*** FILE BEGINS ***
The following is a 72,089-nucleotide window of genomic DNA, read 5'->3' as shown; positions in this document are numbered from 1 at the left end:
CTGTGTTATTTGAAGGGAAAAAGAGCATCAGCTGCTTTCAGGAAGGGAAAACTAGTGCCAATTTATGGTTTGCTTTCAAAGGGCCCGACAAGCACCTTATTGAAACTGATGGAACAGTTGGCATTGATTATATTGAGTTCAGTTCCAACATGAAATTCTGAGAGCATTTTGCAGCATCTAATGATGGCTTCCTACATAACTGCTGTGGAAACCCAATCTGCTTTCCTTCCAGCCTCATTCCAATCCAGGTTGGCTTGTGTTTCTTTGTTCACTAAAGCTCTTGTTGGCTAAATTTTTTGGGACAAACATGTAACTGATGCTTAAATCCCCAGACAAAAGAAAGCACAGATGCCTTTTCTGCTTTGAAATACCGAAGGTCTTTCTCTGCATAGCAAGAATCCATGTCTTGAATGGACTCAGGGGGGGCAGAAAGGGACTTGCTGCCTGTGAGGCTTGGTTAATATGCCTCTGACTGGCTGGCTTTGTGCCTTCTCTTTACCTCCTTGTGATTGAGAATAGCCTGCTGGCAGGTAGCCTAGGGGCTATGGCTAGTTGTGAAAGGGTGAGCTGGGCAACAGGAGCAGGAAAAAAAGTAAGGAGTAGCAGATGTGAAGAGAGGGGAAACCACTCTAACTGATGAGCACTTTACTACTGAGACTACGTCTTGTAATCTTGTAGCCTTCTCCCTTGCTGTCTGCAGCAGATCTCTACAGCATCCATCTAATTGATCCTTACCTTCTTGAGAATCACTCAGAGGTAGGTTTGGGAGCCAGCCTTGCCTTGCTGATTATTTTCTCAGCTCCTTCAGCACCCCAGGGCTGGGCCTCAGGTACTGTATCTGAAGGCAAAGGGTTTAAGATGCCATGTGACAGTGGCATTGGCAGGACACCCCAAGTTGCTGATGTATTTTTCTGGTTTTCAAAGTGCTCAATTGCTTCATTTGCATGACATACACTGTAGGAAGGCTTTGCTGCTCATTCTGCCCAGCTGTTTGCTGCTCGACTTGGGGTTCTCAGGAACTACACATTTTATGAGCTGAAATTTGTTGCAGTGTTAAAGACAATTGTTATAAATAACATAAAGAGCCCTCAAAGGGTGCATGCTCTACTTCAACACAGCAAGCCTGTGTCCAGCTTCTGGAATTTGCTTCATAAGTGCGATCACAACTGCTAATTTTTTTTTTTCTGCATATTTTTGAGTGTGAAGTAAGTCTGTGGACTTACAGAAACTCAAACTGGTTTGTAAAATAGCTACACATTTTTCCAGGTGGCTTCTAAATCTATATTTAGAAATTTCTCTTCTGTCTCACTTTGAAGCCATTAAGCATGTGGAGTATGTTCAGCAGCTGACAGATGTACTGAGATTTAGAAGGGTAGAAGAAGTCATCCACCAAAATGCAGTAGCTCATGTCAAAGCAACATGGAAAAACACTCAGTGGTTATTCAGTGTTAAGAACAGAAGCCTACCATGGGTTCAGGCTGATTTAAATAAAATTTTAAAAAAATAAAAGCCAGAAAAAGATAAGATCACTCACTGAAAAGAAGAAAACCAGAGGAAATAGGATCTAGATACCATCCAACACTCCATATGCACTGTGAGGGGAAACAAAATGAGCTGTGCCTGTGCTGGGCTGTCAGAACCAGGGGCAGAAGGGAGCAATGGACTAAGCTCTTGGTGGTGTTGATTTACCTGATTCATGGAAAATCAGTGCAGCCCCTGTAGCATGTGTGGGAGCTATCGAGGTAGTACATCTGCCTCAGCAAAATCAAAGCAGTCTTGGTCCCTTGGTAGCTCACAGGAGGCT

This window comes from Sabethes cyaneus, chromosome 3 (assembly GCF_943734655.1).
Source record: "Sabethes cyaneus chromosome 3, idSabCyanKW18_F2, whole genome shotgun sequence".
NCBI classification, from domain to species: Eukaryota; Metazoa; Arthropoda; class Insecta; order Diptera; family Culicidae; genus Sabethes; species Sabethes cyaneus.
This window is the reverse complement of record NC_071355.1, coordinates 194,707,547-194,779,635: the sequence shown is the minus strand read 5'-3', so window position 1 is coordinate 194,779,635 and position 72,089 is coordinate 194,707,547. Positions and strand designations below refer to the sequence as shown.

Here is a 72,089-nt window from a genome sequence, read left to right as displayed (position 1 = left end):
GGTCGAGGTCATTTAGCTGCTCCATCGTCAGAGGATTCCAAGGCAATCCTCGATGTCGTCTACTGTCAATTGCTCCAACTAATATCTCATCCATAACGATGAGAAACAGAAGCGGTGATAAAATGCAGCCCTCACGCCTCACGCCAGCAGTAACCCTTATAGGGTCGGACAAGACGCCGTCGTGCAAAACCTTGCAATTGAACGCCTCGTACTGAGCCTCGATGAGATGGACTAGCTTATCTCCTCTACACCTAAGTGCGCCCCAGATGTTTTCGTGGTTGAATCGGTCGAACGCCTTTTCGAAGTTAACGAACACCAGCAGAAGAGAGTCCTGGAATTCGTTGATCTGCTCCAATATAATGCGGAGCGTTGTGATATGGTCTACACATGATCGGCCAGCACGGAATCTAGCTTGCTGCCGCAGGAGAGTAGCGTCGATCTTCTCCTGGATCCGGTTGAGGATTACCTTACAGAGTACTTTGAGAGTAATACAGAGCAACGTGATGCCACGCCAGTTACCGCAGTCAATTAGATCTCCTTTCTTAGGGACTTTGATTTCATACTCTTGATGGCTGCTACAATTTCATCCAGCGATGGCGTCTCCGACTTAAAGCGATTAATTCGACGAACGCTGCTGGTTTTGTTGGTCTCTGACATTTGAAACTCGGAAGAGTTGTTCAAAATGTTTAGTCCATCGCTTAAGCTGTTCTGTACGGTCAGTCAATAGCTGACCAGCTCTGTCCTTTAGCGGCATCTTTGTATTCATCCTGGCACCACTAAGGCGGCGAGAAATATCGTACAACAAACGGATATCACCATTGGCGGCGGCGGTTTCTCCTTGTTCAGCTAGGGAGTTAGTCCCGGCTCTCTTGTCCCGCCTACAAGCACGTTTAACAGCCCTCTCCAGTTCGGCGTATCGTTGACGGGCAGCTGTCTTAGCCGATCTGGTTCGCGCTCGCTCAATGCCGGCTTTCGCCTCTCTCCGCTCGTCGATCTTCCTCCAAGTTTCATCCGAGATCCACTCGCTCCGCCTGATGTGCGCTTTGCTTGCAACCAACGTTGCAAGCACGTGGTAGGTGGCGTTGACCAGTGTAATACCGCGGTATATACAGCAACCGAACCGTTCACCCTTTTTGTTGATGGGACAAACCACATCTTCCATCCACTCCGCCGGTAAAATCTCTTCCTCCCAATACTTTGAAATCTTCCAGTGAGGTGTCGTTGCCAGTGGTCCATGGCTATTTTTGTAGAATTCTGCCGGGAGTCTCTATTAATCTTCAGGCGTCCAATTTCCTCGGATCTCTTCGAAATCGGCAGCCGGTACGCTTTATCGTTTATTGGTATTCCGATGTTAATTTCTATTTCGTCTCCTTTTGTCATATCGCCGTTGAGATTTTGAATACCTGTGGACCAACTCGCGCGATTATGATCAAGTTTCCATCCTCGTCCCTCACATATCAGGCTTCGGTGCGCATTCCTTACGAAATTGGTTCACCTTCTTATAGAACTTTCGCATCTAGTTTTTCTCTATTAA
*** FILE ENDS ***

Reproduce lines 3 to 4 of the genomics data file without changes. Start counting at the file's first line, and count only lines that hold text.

This window comes from Sabethes cyaneus, chromosome 3 (assembly GCF_943734655.1).
Source record: "Sabethes cyaneus chromosome 3, idSabCyanKW18_F2, whole genome shotgun sequence".